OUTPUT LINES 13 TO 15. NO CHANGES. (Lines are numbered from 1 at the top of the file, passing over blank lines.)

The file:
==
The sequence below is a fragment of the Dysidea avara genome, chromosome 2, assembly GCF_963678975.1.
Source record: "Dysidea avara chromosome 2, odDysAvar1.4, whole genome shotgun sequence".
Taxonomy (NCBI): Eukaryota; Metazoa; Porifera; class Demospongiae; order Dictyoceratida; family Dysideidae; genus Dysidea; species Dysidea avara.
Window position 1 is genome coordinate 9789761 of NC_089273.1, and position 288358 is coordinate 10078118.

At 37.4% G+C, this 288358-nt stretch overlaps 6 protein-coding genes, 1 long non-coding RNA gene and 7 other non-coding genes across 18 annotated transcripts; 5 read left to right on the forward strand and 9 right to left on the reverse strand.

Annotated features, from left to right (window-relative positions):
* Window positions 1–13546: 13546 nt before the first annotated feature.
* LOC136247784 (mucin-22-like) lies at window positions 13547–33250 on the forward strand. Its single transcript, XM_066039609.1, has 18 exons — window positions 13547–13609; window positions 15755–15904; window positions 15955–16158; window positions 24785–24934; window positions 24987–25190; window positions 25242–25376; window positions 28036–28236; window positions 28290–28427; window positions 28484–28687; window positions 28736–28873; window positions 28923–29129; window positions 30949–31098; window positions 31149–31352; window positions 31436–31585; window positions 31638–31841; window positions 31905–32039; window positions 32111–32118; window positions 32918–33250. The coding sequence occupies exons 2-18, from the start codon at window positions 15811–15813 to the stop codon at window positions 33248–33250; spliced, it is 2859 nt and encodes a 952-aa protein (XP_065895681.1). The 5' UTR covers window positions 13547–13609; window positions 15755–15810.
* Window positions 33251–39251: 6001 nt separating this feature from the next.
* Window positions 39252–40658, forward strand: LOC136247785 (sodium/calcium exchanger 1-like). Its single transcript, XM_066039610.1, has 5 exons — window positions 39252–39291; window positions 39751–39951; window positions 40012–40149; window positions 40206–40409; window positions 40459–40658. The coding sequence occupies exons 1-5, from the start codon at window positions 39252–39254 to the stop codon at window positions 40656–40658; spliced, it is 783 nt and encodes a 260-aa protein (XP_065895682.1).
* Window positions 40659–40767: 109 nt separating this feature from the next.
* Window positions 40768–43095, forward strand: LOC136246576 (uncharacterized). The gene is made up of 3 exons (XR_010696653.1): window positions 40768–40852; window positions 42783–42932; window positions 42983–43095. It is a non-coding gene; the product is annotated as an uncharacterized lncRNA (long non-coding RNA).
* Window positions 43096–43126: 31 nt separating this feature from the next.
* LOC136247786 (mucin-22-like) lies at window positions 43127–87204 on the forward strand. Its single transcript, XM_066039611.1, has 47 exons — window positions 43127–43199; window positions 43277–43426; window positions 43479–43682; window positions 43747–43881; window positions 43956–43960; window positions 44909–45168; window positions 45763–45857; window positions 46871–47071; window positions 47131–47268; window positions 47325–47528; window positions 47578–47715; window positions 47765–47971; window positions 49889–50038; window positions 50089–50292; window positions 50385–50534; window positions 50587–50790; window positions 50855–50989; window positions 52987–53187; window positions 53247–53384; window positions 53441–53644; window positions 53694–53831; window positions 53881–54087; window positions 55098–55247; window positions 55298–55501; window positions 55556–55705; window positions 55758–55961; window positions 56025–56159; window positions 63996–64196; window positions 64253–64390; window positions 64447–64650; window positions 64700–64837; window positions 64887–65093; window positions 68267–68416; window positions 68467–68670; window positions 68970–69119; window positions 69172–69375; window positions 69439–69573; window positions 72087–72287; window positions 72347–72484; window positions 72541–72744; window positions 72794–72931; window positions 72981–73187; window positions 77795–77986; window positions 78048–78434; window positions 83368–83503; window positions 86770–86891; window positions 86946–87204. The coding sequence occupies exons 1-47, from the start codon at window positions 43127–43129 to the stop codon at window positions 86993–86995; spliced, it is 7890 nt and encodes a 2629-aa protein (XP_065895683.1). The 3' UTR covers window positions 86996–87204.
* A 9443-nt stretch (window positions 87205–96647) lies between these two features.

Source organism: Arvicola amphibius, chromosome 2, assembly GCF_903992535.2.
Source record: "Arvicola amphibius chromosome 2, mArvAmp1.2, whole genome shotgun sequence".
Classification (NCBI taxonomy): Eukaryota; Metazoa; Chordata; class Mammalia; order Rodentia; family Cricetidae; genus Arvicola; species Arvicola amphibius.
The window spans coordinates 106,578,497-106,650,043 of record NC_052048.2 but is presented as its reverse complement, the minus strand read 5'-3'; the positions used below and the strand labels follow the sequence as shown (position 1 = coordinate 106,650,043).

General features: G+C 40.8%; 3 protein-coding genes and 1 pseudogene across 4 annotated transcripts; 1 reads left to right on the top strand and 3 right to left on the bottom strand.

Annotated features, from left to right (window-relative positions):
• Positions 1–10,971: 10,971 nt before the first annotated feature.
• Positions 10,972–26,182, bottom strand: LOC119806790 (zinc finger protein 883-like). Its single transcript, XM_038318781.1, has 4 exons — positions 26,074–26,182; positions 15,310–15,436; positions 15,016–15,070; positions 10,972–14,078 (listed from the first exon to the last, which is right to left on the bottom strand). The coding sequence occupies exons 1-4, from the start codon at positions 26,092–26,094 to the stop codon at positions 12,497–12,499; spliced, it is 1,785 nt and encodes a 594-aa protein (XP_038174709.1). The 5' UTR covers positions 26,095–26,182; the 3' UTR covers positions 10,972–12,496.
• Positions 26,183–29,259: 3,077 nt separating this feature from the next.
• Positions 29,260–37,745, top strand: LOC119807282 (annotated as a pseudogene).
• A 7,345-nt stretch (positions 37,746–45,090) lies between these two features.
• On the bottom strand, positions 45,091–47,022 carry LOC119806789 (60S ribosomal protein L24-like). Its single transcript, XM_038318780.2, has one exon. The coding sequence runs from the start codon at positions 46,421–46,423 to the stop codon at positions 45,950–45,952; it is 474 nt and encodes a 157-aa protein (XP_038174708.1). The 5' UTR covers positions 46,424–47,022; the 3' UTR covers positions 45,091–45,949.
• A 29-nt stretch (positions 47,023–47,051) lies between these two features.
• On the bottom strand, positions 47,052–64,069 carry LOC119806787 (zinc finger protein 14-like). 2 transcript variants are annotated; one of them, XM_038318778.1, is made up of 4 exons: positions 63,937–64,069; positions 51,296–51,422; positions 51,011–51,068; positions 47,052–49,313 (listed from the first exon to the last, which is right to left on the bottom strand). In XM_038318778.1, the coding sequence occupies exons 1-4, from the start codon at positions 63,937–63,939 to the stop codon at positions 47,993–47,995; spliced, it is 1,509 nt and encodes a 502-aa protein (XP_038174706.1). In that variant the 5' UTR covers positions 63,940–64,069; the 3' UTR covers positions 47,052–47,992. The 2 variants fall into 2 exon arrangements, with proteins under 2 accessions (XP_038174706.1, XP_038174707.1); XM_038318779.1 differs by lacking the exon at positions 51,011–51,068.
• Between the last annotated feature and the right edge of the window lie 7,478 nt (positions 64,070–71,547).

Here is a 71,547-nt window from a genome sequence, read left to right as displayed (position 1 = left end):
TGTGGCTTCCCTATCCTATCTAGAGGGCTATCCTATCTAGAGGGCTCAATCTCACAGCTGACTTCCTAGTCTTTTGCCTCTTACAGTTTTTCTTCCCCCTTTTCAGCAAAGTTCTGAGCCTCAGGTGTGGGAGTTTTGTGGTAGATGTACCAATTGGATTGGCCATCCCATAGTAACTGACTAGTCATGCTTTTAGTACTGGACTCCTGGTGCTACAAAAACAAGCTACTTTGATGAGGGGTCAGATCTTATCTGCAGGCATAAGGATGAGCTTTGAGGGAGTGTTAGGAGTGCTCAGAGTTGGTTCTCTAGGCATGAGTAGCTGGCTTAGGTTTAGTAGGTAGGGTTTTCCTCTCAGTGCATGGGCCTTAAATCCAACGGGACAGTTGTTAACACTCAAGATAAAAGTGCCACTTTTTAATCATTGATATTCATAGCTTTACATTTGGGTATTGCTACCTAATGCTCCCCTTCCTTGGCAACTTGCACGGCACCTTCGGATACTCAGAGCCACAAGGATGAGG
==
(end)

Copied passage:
* Window positions 43096–43126: 31 nt separating this feature from the next.
* LOC136247786 (mucin-22-like) lies at window positions 43127–87204 on the forward strand. Its single transcript, XM_066039611.1, has 47 exons — window positions 43127–43199; window positions 43277–43426; window positions 43479–43682; window positions 43747–43881; window positions 43956–43960; window positions 44909–45168; window positions 45763–45857; window positions 46871–47071; window positions 47131–47268; window positions 47325–47528; window positions 47578–47715; window positions 47765–47971; window positions 49889–50038; window positions 50089–50292; window positions 50385–50534; window positions 50587–50790; window positions 50855–50989; window positions 52987–53187; window positions 53247–53384; window positions 53441–53644; window positions 53694–53831; window positions 53881–54087; window positions 55098–55247; window positions 55298–55501; window positions 55556–55705; window positions 55758–55961; window positions 56025–56159; window positions 63996–64196; window positions 64253–64390; window positions 64447–64650; window positions 64700–64837; window positions 64887–65093; window positions 68267–68416; window positions 68467–68670; window positions 68970–69119; window positions 69172–69375; window positions 69439–69573; window positions 72087–72287; window positions 72347–72484; window positions 72541–72744; window positions 72794–72931; window positions 72981–73187; window positions 77795–77986; window positions 78048–78434; window positions 83368–83503; window positions 86770–86891; window positions 86946–87204. The coding sequence occupies exons 1-47, from the start codon at window positions 43127–43129 to the stop codon at window positions 86993–86995; spliced, it is 7890 nt and encodes a 2629-aa protein (XP_065895683.1). The 3' UTR covers window positions 86996–87204.
* A 9443-nt stretch (window positions 87205–96647) lies between these two features.